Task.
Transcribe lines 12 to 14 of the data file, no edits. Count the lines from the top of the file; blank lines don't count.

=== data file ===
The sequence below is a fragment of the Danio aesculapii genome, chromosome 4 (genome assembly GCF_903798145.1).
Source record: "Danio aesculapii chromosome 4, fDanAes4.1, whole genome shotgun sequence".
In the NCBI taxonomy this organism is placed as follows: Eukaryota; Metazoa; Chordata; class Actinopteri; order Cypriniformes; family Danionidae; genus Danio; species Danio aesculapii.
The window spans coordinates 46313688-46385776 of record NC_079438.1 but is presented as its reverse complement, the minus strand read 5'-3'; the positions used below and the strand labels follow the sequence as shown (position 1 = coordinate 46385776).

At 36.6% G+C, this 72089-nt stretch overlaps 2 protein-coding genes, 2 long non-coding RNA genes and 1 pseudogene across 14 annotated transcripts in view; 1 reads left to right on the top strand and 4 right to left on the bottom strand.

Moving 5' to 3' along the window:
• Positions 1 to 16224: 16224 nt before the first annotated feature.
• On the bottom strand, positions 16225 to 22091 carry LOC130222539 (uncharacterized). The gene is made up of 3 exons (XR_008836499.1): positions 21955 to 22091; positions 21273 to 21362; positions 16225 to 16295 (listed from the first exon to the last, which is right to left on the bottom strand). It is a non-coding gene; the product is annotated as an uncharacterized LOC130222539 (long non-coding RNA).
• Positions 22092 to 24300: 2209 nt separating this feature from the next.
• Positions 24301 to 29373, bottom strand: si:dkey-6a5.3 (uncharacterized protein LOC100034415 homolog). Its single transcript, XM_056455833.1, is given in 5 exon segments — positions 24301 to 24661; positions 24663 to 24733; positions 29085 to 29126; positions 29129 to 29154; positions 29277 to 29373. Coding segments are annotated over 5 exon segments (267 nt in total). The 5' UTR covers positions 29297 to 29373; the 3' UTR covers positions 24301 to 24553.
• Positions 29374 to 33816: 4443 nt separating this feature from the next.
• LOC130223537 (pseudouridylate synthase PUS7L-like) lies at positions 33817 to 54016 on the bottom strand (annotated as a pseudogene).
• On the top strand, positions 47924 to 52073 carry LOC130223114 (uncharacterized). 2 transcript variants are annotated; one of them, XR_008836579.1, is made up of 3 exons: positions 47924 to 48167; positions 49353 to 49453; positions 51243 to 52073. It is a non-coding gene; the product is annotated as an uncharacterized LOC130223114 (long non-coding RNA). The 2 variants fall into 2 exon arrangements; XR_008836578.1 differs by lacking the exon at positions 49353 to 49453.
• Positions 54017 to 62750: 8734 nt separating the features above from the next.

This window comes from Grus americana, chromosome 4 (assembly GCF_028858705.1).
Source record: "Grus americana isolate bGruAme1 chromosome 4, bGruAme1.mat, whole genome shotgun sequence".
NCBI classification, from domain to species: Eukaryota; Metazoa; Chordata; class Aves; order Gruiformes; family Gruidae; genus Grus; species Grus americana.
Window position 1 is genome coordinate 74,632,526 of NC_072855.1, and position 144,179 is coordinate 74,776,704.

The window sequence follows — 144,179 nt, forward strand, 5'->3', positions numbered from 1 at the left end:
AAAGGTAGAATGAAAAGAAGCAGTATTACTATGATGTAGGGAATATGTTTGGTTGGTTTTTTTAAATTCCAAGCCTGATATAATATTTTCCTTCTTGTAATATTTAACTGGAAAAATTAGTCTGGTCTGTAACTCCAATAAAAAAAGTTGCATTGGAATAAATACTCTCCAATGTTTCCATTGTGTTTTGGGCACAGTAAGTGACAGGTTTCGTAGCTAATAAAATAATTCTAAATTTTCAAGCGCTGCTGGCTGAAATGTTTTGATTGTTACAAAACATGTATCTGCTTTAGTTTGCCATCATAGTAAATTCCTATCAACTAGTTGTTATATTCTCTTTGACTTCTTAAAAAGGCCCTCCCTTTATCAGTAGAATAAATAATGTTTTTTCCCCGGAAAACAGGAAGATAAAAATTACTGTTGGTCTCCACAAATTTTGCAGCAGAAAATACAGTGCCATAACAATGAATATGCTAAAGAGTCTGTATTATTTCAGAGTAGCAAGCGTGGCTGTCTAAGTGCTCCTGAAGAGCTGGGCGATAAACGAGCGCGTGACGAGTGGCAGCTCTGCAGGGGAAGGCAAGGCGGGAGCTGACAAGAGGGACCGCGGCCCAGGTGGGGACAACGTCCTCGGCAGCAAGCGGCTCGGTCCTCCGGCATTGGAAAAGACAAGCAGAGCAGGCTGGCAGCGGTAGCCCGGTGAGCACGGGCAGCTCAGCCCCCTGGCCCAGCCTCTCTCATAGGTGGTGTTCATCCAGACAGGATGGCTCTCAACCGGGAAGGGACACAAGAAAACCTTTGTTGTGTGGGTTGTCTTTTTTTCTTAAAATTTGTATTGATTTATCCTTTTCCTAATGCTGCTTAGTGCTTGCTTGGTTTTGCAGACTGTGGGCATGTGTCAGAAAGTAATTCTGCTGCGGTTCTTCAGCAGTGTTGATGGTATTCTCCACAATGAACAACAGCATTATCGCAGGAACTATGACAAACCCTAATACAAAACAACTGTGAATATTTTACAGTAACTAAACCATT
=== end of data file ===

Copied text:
• LOC130223537 (pseudouridylate synthase PUS7L-like) lies at positions 33817 to 54016 on the bottom strand (annotated as a pseudogene).
• On the top strand, positions 47924 to 52073 carry LOC130223114 (uncharacterized). 2 transcript variants are annotated; one of them, XR_008836579.1, is made up of 3 exons: positions 47924 to 48167; positions 49353 to 49453; positions 51243 to 52073. It is a non-coding gene; the product is annotated as an uncharacterized LOC130223114 (long non-coding RNA). The 2 variants fall into 2 exon arrangements; XR_008836578.1 differs by lacking the exon at positions 49353 to 49453.
• Positions 54017 to 62750: 8734 nt separating the features above from the next.